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Re: [css3-fonts] simplifying font-variant-ligatures

From: Christoph Päper <christoph.paeper@crissov.de>
Date: Thu, 23 Feb 2012 10:44:42 +0100
Message-id: <283438C0-D06A-4914-82F3-E858C8D5B7E9@crissov.de>
To: www-style list <www-style@w3.org>
Christopher Slye:
> On Feb 22, 2012, at 12:28 PM, Christoph Päper wrote:
> 
> Laying-out the big matrix of variations doesn't make much of an impression on me.

I wanted to be sure everybody knows exactly what we’re talking about here, not impress.

> I don't see it as "more complexity," I see it as "better control."

It may be finer control, but that doesn’t mean better, because …

> More important to me is what meaning the settings convey, and how often they would be used by most developers, most of the time.

… of that.

>> I agree, but “font features” to be controlled in this context should be abstracted from Open Type, because OT features are all but perfect. They are neither designed in a coherent manner nor with authors in focus. CSS properties and values should be both.
> 
> By "all but perfect" I think you mean "far from perfect," not "nearly perfect" (which is how I would normally read it).

Yes, Germanism, sorry.

> We can probably agree the OT features are not perfect, but I find them reasonably coherent in design. Given that most UIs (e.g. InDesign) present many features 1:1 with a familiar name, I'd say they are fairly author-friendly. CSS need not be abstracted for the sake of abstraction; many features (e.g. 'onum') are fairly straightforward.

The digit styles in particular are a good example why we shouldn’t map OT features 1:1 to CSS. In a user-centric approach – where the user is a stylesheet author or web designer and not a font developer – detailed control often is a secondary requirement. First we have to make the most common usecases easy to deal with. 

  table { /* make digits monospaced, casing is unimportant: */
     font-variant: tabular;
  }
  h1 { /* make digits (and letters) uppercase, width is unimportant: */
     font-variant: titling;
     text-transform: uppercase; /* implied? */
  }

A CSS author usually doesn’t care in these cases which combination(s) of ‘lnum’, ‘onum’, ‘pnum’ and ‘tnum’ would yield the desired result. The current keywords are 1:1 aliases and that’s bad user interface design, in my humble opinion.

<http://lists.w3.org/Archives/Public/www-style/2011Mar/0183.html>

>> the initial value ‘normal’ relies on the default settings inside the font.
> 
> There is no such setting inside the font.

Then the draft needs changing, because it currently reads:

  A value of ‘normal’ implies that the defaults set by the font are used.

> Historical alternates are something quite separate IMO, and I can easily imagine historical ligatures conflicting with standard or discretionary ligatures. It seems better to keep them apart.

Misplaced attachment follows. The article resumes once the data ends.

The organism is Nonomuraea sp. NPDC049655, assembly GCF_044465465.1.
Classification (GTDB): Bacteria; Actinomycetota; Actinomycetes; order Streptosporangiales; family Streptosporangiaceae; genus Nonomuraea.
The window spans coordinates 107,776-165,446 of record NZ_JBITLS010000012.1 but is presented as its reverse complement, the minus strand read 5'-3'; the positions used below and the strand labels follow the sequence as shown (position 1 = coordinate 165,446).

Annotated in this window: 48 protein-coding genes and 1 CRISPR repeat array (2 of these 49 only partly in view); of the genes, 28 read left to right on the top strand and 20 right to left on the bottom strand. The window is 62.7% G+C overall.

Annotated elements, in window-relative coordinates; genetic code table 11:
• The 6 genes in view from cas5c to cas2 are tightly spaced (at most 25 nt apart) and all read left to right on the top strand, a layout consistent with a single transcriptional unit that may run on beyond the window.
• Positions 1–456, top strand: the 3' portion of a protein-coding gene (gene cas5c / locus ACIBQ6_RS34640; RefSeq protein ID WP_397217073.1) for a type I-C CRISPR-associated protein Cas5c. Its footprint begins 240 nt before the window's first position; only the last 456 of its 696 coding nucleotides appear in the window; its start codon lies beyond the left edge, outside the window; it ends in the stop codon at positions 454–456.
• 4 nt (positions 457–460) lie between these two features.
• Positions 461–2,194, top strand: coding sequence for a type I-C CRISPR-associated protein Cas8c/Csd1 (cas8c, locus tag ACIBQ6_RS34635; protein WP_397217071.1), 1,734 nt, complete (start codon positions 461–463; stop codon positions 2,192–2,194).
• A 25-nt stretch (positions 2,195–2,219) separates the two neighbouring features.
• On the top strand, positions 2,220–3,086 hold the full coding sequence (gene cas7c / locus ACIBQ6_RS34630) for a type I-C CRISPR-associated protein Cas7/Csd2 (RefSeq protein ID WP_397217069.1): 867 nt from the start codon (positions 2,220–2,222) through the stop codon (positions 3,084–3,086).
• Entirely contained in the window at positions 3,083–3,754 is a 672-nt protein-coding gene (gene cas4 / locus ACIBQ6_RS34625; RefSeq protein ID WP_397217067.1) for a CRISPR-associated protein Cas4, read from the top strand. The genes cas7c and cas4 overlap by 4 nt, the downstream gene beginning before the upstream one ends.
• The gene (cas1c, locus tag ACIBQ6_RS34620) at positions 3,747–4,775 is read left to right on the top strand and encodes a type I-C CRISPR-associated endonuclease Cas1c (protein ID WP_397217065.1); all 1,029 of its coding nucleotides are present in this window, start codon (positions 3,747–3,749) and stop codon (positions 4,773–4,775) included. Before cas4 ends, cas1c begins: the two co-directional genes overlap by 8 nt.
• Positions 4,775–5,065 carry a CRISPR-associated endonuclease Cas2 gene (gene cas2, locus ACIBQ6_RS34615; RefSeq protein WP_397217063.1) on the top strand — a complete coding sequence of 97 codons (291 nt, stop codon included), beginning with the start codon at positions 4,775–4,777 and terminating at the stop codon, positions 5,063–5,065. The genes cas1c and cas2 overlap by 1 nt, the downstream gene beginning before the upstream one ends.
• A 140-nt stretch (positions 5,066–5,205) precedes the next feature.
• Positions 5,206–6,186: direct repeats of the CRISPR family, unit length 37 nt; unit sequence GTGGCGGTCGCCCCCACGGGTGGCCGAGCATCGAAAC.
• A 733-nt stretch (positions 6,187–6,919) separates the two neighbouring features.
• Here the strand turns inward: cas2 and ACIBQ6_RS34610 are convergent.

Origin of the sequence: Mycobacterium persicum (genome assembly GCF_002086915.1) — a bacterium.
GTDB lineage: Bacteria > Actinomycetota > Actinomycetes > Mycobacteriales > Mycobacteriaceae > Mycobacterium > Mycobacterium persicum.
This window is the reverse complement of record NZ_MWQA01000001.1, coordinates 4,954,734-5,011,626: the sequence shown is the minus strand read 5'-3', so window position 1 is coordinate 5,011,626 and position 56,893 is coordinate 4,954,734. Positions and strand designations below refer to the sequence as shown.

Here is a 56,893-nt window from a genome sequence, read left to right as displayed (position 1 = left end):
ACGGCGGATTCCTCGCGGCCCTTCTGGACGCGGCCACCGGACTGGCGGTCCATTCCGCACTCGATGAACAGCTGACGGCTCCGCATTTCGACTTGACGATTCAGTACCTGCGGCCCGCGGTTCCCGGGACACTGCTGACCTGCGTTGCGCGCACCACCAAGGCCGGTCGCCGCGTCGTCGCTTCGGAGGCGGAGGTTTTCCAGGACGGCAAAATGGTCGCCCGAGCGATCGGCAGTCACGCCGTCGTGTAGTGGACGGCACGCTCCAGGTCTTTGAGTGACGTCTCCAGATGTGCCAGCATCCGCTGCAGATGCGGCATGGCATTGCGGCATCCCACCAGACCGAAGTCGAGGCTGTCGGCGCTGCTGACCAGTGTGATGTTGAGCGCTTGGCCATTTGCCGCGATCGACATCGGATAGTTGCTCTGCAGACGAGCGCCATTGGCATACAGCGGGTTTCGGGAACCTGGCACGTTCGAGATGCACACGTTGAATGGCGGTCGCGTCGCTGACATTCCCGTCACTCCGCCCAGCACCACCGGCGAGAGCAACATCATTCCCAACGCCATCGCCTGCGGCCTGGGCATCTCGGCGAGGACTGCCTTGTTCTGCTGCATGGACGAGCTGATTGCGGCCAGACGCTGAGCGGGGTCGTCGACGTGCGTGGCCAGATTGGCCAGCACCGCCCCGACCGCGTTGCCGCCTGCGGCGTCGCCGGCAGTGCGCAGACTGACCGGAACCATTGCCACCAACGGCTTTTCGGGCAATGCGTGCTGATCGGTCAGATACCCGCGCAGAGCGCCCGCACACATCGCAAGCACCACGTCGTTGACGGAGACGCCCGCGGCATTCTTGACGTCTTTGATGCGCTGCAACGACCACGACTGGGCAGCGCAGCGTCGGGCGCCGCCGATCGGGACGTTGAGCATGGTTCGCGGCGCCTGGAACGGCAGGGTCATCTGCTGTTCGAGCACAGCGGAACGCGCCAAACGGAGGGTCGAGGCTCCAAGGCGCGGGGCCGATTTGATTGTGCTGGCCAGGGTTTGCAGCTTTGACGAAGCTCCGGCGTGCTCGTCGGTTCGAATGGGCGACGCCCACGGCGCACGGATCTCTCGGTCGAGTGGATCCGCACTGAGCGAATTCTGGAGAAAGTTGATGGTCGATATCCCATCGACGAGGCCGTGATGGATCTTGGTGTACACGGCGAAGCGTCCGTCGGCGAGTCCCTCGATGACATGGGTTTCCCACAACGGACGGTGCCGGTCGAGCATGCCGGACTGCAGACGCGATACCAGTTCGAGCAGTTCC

I once suggested to combine ‘hlig’ and ‘hist’ within a keyword (for the shorthand property) like ‘historical’, ‘historic’ or ‘old-fashioned’.

>> :root {font-variant-ligatures: common-ligatures;}
>> span  {font-variant-ligatures: discretionary-ligatures;}
> 
> I could just as easily assert that: (…) is adequate for either proposal.

Okay, but then your point that the new syntax was more verbose is moot.

> Setting them all off explicitly as per the current WD seems unnecessarily verbose.

I agree, but that’s what easily follows when you map binary font features 1:1 to CSS keywords.

>> When or where would you want ‘dlig’ to be on, but not ‘liga’?
>> 
>> Would you like ‘additional-ligatures’ or ‘optional-ligatures’ better?
>> 
>> Which one of the above would you prefer? (‘i’ means inherit, ‘d’ is font default.)
> 
> I suppose: ‘discretionary-ligatures’ ⇔ ‘liga’ := i, ‘dlig’ = 1, ‘hlig’ = i

So I thought. 

As far as I understand implementation details, it’s complicated to inherit (“i”) properties partially. If we had properties ‘font-variant-ligatures-discretionary’ you could use that and have the shorthands ‘font-variant-ligatures’ and ‘font-variant’ reset non-specified sub properties (as this is common in CSS), but I think limiting the number of new (sub) properties to the bare minimum is a design choice the WG agreed upon.

> I prefer that 'discretionary-ligatures' have no effect on the setting of standard or historical ligatures.

Are your objections mostly about the name of the keyword then?

> I agree that in most cases 'dlig' would be enabled along with 'liga',

In this case, ‘foo-ligatures’ (‘liga’=1, ‘dlig’=1) would be a good companion to ‘bar-ligatures’ (‘liga’=1’).

> but there's nothing stopping a font developer from making them mutually exclusive (…).

If that’s a common scenario, we could add ‘baz-ligatures’ (‘dlig’=1).

I don’t care that much about the actual names of the placeholders foo, bar and baz.

In any case, we should spare ourselves of ‘no-…’ keyword variants.

>> No, it wouldn’t, because the average (website) developer is not a font designer, too.
> 
> … My opinion is based on the same reason, …

The hostname of your email address triggers certain stereotypes.
Received on Thursday, 23 February 2012 09:45:03 GMT

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